First flight on Breeze Airways from Akron-Canton: economical fares, comfortable seats and snacks
GREEN, Ohio – Do I Really Need Another Airline In My Life? Before last week I was not sure. Then i flew Brise Airways and decided there was room for another.
Since United Airlines abandoned its hub in Cleveland Hopkins in 2014, I’ve been airline agnostic – flying Frontier on one trip, Southwest on another, Delta on another, depending on where and when I travel.
It has been years, however, that I haven’t flown from Akron-Canton Airport, largely because the flights have contracted so much there and the fares are no longer cheaper than the flights. Hopkins.
Akron-Canton received a boost last month from Breeze, the new low-cost, leisure-focused carrier that began flying this summer to three destinations – Tampa, New Orleans and Charleston, South Carolina.
The carrier is the latest creation of David Neeleman, who also founded JetBlue, an airline that consistently scores high marks among frequent travelers for its in-flight entertainment and free wifi, above-average legroom and excellent general reluctance towards nickel-and-dime customers.
Breeze, alas, is not JetBlue, but it tries to set itself apart from other low-cost carriers, offering a more comfortable and customer-focused product than many of its competitors.
I booked a ticket on the inaugural flight to Charleston, and this is what I found:
* Breeze, at least for now, flies smaller (but not small) planes – 108 and 118-seat Embraer jets. These planes can accommodate four people in a row – two on each side of the aisle, so there are no middle seats. Even before COVID-19, I would have really appreciated this setup.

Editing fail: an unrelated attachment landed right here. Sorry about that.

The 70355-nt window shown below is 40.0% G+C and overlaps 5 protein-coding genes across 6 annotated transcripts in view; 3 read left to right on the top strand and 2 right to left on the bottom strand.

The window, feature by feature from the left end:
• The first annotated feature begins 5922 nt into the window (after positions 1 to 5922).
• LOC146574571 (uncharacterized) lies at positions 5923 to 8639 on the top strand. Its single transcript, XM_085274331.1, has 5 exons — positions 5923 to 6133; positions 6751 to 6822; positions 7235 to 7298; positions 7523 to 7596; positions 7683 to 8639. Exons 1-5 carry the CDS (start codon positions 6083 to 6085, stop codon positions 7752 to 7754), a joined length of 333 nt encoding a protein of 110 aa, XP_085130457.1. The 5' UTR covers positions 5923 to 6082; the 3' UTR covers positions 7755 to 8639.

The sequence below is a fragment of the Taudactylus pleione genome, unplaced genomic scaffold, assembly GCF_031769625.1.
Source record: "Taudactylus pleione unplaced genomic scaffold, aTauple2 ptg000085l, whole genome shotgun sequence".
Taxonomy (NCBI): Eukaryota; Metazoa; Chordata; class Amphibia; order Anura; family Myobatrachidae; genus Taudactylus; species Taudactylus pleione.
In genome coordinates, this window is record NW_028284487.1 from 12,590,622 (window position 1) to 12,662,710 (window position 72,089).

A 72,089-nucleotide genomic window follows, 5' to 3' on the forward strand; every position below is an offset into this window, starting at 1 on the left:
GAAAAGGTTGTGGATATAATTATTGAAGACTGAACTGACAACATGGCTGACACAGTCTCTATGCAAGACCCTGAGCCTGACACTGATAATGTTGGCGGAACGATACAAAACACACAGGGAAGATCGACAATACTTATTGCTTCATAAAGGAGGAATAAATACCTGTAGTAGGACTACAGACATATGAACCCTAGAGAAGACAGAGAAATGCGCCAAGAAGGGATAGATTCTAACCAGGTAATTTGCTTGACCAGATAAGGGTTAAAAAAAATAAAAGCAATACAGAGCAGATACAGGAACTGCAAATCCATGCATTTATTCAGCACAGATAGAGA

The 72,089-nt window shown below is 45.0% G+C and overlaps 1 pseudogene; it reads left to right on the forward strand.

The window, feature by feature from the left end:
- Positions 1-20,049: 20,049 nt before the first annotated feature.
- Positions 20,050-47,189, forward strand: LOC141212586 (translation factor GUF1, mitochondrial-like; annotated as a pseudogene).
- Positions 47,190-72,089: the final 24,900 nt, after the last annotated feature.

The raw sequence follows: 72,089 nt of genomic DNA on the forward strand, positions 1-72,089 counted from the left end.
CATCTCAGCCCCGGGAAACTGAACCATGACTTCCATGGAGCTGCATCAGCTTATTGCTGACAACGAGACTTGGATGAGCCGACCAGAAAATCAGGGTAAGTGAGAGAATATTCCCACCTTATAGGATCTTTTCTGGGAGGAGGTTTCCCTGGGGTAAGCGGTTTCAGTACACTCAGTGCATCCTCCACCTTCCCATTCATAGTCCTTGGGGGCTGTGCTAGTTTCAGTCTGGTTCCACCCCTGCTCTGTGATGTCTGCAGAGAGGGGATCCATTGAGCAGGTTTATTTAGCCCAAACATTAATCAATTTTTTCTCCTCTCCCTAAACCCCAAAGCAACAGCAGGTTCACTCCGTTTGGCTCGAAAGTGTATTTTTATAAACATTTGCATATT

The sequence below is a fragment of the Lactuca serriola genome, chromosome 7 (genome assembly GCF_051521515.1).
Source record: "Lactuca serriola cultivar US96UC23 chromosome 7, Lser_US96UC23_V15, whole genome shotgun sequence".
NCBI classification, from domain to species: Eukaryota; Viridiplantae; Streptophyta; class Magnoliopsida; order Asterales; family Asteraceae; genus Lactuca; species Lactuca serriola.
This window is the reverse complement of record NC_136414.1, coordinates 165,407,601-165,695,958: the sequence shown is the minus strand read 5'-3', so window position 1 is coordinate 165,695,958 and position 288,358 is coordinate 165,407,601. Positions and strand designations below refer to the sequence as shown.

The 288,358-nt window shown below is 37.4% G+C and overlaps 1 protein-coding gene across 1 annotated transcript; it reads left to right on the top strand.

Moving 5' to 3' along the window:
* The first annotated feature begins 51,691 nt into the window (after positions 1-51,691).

* At 29 or 31 inches of seat spacing, these planes have more legroom than the 28 inches typically found on competing Spirit and Frontier airlines. There was enough space for me to work comfortably on my computer, and my 6ft tall husband, who likes to complain about cramped airplane quarters, wasn’t complaining either. The seats had adequate padding and were even slightly reclined.
* Shortly after take-off, flight attendants distributed small bottles of water, along with bags of Lays crisps and Kind mini bars. I got into the habit of packing my own refreshments for flights, but I appreciated the gesture.
Breeze charges additional fees for other amenities, including baggage and advanced seat assignments.
I paid $ 126 round trip for my base Charleston fare which included a personal item (purse or backpack). I added $ 20 each way for carry-on baggage, which is the same price as checked baggage. But the price drops to $ 50 if you wait until you are at the airport to buy it.
I decided not to pay extra for a seat assignment, $ 10- $ 50 each way, regardless of whether I was sitting next to my husband for the 75 minute flight. Turns out neither of the two flights was full and we sat together anyway.
Breeze offers what’s called “nicer” pricing, which bundles a bag, seat allocation, and seat in the first 12 rows of the plane, which provide extra legroom of over 4 inches. (This contrasts with its “Nice” or à la carte price.)
Probably the biggest benefit that Breeze offers is the lack of change or cancellation fees. U.S. airlines made a big deal during the coronavirus pandemic by suspending cancellation and change fees, but many carriers have gradually added them back, especially on their lower fares.
I thought about the benefits of the Breeze policy in the days leading up to my flight, as Tropical Storm Elsa hit the southern United States.